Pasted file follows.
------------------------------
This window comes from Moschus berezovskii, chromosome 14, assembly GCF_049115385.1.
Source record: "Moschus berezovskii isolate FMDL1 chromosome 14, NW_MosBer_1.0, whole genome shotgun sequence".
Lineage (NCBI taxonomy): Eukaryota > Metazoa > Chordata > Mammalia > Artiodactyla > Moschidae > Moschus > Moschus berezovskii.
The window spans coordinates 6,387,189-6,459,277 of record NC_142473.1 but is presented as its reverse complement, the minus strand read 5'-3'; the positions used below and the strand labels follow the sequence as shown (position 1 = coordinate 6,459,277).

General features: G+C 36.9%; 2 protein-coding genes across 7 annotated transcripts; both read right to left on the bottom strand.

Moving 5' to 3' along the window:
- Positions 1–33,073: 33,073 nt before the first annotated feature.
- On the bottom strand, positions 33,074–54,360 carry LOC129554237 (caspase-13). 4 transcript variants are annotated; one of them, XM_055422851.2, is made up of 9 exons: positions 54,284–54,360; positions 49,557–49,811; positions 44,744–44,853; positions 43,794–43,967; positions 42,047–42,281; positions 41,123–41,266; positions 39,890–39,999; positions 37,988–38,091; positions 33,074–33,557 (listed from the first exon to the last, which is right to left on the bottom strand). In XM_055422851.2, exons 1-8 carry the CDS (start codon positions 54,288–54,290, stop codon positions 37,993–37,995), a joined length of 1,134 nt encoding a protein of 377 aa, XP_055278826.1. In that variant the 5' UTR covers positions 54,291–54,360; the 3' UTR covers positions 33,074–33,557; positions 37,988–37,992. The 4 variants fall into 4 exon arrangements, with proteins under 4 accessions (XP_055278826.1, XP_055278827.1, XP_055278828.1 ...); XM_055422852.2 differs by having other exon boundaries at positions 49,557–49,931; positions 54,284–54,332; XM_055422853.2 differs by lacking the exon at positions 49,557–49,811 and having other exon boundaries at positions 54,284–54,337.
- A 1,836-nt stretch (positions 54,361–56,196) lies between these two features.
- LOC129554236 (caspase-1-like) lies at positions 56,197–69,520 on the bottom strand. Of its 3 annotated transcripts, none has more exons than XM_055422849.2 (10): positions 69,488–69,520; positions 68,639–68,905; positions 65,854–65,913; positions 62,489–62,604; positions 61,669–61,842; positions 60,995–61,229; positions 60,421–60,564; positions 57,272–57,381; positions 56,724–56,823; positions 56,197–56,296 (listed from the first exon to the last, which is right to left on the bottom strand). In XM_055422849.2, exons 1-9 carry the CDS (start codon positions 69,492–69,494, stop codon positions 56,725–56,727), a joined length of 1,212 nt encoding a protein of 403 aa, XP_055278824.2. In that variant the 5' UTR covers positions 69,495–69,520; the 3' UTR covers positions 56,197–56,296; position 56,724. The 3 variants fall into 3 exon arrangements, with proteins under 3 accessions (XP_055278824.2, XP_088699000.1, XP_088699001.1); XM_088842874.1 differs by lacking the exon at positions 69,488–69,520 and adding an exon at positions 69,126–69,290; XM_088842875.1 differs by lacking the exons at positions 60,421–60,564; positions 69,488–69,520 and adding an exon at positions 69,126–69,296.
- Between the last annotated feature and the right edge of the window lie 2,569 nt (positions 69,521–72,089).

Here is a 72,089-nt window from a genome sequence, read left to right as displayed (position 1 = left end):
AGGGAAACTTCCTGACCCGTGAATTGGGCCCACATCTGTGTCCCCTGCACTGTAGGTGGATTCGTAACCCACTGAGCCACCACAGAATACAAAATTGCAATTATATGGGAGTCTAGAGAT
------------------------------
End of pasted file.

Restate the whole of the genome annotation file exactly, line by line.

This window comes from Moschus berezovskii, chromosome 14, assembly GCF_049115385.1.
Source record: "Moschus berezovskii isolate FMDL1 chromosome 14, NW_MosBer_1.0, whole genome shotgun sequence".
Lineage (NCBI taxonomy): Eukaryota > Metazoa > Chordata > Mammalia > Artiodactyla > Moschidae > Moschus > Moschus berezovskii.
The window spans coordinates 6,387,189-6,459,277 of record NC_142473.1 but is presented as its reverse complement, the minus strand read 5'-3'; the positions used below and the strand labels follow the sequence as shown (position 1 = coordinate 6,459,277).

General features: G+C 36.9%; 2 protein-coding genes across 7 annotated transcripts; both read right to left on the bottom strand.

Moving 5' to 3' along the window:
- Positions 1–33,073: 33,073 nt before the first annotated feature.
- On the bottom strand, positions 33,074–54,360 carry LOC129554237 (caspase-13). 4 transcript variants are annotated; one of them, XM_055422851.2, is made up of 9 exons: positions 54,284–54,360; positions 49,557–49,811; positions 44,744–44,853; positions 43,794–43,967; positions 42,047–42,281; positions 41,123–41,266; positions 39,890–39,999; positions 37,988–38,091; positions 33,074–33,557 (listed from the first exon to the last, which is right to left on the bottom strand). In XM_055422851.2, exons 1-8 carry the CDS (start codon positions 54,288–54,290, stop codon positions 37,993–37,995), a joined length of 1,134 nt encoding a protein of 377 aa, XP_055278826.1. In that variant the 5' UTR covers positions 54,291–54,360; the 3' UTR covers positions 33,074–33,557; positions 37,988–37,992. The 4 variants fall into 4 exon arrangements, with proteins under 4 accessions (XP_055278826.1, XP_055278827.1, XP_055278828.1 ...); XM_055422852.2 differs by having other exon boundaries at positions 49,557–49,931; positions 54,284–54,332; XM_055422853.2 differs by lacking the exon at positions 49,557–49,811 and having other exon boundaries at positions 54,284–54,337.
- A 1,836-nt stretch (positions 54,361–56,196) lies between these two features.
- LOC129554236 (caspase-1-like) lies at positions 56,197–69,520 on the bottom strand. Of its 3 annotated transcripts, none has more exons than XM_055422849.2 (10): positions 69,488–69,520; positions 68,639–68,905; positions 65,854–65,913; positions 62,489–62,604; positions 61,669–61,842; positions 60,995–61,229; positions 60,421–60,564; positions 57,272–57,381; positions 56,724–56,823; positions 56,197–56,296 (listed from the first exon to the last, which is right to left on the bottom strand). In XM_055422849.2, exons 1-9 carry the CDS (start codon positions 69,492–69,494, stop codon positions 56,725–56,727), a joined length of 1,212 nt encoding a protein of 403 aa, XP_055278824.2. In that variant the 5' UTR covers positions 69,495–69,520; the 3' UTR covers positions 56,197–56,296; position 56,724. The 3 variants fall into 3 exon arrangements, with proteins under 3 accessions (XP_055278824.2, XP_088699000.1, XP_088699001.1); XM_088842874.1 differs by lacking the exon at positions 69,488–69,520 and adding an exon at positions 69,126–69,290; XM_088842875.1 differs by lacking the exons at positions 60,421–60,564; positions 69,488–69,520 and adding an exon at positions 69,126–69,296.
- Between the last annotated feature and the right edge of the window lie 2,569 nt (positions 69,521–72,089).

Here is a 72,089-nt window from a genome sequence, read left to right as displayed (position 1 = left end):
AGGGAAACTTCCTGACCCGTGAATTGGGCCCACATCTGTGTCCCCTGCACTGTAGGTGGATTCGTAACCCACTGAGCCACCACAGAATACAAAATTGCAATTATATGGGAGTCTAGAGAT